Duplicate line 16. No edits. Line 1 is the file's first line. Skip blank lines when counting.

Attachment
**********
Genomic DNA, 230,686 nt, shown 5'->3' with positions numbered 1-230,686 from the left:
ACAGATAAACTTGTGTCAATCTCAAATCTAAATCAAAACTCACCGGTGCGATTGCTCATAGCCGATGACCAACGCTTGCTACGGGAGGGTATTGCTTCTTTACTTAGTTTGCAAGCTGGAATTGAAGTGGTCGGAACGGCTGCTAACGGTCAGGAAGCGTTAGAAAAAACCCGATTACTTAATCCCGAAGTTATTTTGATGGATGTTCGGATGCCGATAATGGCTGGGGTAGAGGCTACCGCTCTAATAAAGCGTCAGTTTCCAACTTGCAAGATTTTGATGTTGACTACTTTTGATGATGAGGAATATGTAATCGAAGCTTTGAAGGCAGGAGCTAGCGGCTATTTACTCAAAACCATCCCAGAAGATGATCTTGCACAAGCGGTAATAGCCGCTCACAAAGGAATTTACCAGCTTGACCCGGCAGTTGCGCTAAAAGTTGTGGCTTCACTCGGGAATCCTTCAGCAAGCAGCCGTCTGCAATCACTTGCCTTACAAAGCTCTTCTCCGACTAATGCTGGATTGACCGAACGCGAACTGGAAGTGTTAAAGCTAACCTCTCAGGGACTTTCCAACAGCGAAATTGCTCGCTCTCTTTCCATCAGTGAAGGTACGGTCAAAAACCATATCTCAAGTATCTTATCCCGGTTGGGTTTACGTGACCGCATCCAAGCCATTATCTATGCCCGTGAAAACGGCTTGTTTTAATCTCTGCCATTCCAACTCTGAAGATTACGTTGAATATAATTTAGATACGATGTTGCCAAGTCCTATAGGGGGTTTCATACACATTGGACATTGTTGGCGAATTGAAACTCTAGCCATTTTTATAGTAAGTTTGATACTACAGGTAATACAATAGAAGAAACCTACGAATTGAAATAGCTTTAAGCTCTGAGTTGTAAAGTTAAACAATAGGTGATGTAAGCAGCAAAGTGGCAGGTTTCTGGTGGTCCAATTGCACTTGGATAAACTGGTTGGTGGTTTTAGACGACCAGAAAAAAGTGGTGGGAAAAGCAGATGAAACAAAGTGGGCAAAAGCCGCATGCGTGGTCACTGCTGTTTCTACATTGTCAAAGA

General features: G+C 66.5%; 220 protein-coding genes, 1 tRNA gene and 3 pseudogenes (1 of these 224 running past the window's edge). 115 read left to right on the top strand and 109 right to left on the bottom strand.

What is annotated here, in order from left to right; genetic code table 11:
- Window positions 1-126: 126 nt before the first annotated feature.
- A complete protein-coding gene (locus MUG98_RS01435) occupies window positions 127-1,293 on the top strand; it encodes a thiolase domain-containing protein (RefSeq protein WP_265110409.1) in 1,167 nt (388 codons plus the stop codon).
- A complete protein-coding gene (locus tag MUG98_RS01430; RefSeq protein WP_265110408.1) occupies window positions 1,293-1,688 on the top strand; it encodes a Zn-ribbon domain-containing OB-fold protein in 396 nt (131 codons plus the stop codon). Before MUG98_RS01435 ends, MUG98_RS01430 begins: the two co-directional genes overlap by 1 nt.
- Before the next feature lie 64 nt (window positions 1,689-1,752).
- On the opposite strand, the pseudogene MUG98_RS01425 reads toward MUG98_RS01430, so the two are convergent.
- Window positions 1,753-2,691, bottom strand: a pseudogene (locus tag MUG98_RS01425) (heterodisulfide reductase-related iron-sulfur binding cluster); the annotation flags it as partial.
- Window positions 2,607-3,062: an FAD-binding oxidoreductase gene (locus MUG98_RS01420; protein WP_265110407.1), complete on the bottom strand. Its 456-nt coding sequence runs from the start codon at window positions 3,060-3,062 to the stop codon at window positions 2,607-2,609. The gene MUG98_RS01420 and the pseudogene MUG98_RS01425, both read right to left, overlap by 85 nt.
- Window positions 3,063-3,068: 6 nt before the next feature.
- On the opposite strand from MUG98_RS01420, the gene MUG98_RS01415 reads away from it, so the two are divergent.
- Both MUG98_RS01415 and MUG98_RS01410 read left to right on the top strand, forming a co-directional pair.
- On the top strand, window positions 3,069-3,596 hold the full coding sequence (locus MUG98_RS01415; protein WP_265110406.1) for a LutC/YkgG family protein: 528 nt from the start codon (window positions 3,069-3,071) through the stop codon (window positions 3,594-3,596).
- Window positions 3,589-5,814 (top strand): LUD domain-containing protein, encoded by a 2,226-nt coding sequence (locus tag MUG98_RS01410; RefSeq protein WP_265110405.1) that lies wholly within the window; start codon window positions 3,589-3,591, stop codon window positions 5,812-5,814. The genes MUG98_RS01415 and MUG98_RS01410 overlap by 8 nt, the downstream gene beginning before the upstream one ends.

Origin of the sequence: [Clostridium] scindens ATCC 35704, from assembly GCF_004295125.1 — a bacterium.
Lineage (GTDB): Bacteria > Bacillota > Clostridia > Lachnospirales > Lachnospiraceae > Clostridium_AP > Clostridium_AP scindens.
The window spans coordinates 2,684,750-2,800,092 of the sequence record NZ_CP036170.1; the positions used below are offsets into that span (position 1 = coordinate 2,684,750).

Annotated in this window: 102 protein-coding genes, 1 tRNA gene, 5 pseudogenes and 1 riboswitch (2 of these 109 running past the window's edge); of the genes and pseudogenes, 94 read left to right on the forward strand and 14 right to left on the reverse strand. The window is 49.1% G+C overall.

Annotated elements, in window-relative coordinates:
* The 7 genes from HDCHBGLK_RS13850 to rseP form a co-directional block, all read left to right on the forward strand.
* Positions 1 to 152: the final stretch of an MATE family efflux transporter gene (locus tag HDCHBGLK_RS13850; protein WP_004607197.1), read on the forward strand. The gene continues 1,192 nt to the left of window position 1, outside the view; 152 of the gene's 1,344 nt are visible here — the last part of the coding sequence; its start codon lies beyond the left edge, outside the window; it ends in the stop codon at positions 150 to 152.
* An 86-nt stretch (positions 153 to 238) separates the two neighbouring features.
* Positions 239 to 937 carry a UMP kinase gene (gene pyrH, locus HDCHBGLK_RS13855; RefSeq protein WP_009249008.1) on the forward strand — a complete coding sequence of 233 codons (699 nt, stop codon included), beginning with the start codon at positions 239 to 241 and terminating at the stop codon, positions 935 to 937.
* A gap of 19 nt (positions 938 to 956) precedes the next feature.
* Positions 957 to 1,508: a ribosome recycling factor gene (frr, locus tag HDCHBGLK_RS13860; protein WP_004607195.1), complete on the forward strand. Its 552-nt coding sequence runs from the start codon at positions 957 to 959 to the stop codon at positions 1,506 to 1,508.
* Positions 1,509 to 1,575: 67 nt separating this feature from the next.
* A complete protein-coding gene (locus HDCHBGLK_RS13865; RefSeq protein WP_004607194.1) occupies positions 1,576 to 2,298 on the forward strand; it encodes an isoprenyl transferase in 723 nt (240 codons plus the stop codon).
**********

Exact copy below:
- Window positions 3,589-5,814 (top strand): LUD domain-containing protein, encoded by a 2,226-nt coding sequence (locus tag MUG98_RS01410; RefSeq protein WP_265110405.1) that lies wholly within the window; start codon window positions 3,589-3,591, stop codon window positions 5,812-5,814. The genes MUG98_RS01415 and MUG98_RS01410 overlap by 8 nt, the downstream gene beginning before the upstream one ends.